Immediately apparent with these results are the paucity of abstracts including designers, or other professionals from the creative disciplines from the Library Database Search. The number of articles describing Designers / Creative Disciplines amongst the Population is smaller, within these 13 articles including the Designers / Creative Disciplines code cover topics such as Assistive Technology (McCann, J and Bougourd, J (2008)), Health Service Design (Wolstenholme, D., et al. (2010); Lin, M, et al. (2011)), Health Informatics (Went, K, Gregor, P. and Ricketts, I. (2009); Korpela, M., et al. (1998); Hartswood, M, et al. (2003); Dwards, K., et al. (2012)), new methodologies of Design practice in health (Nykänen, E., et al. (2008); Mcdonagh, D. & Thomas, J. (2013); Horwitz, C. & Pentland, A. (2008)), Telehealth (Li, J., et al. (2006)), Medical Products (Grocott, P, Weir, H and Ram, M. (2007)), and Environments (Chan, P, Lai, T, and Wong, K. (2012)). This is perhaps reflected in the journals that are represented in the results, with a majority in the Human Computer Interaction (HCI) disciplines, an example of the application of the Not Specified code is Nixon, N (2013). In their article discuss how design thinking can be applied in health care, and while not specifically identifying a population within the abstract the work is still in scope for joining the health domain with the design domain, highlighting and example of when the Not Specified code was applied.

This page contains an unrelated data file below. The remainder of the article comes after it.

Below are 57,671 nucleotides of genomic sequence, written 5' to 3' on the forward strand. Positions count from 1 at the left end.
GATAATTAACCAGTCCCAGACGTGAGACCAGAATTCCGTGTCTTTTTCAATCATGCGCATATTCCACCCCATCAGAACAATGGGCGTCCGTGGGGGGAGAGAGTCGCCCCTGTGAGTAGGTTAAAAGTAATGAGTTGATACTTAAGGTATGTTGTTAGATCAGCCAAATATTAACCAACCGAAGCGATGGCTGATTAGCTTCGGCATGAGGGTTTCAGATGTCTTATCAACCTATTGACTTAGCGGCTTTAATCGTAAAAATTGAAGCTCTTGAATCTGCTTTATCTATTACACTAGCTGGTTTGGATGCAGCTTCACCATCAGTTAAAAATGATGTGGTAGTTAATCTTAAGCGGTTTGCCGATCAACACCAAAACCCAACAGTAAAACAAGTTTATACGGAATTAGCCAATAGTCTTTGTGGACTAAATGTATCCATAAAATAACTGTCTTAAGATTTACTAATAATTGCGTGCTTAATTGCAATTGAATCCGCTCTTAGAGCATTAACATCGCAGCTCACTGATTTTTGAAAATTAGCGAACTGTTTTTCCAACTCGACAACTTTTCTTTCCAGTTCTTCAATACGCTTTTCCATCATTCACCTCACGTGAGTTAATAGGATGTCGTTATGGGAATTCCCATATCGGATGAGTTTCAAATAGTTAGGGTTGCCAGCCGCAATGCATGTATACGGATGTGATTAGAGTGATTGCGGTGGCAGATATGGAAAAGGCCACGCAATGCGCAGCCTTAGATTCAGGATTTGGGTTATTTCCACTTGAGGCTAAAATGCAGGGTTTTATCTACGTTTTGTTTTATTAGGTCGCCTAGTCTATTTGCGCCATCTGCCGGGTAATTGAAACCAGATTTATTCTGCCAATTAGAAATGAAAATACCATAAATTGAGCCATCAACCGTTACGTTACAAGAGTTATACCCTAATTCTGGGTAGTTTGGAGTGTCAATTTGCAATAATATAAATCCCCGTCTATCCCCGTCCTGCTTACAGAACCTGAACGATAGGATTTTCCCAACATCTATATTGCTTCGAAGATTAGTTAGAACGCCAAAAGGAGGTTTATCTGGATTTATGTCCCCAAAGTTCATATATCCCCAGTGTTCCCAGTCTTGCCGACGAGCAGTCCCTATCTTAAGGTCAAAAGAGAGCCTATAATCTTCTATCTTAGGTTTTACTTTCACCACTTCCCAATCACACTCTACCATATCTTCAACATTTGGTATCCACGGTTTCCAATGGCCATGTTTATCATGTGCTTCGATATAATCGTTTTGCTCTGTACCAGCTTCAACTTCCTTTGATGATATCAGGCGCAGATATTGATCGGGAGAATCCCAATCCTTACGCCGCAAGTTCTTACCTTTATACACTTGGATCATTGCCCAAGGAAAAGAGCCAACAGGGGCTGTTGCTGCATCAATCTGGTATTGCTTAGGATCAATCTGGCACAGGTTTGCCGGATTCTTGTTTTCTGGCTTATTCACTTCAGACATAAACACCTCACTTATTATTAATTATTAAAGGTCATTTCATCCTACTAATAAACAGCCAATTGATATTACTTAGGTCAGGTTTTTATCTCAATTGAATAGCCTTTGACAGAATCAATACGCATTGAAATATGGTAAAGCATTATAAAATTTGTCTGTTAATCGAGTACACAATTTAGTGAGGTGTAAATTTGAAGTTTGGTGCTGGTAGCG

It is no surprise that the proportion of Designers / Creative Disciplines is higher in the Expert Network review than the results from the Library Database searches. The proportion of Healthcare Staff / Professionals is similar to the designers, suggesting that the use of terms such as ‘participation’, ‘collaboration’ and ‘user-centred design’ align with Arnstein’s (1969) definition. The use of the Not Specified code relates to projects that span multiple sites, and even abstracts that cover multiple projects. For instance, Partridge (2011) describes the design of a mobile infusion pump, with the abstract focussing on the artefact and the context, not the population.
It is extremely encouraging to see that the review supports the underlying principles of involvement and engagement in the abstracts identified. There are almost equal proportions of ‘people’ [Adults, Older people, Carers], healthcare professionals and designers engaged across the projects. This inclusion of expertise in the form of experience, professional ‘know how’ and design methodology and practice represents the best of what we know about mobilising knowledge into practice and demonstrates designs enabling role in the coproduction ideal espoused in many policy documents (Boyle et al 2010, Nesta 2009)*.
*Boyle, D., Coote, A., Sherwood, C., & Slay, J. (2010). RIGHT HERE ,RIGHT NOW, Taking co-production into the mainstream. Retrieved from http://www.nesta.org.uk/sites/default/files/right_here_right_now.pdf THE CHALLENGE OF CO-PRODUCTION How equal partnerships between professionals and the public are crucial to improving public services 2009, Nesta, London. Available https://www.nesta.org.uk/sites/default/files/the_challenge_of_co-production.pdf accessed June 2015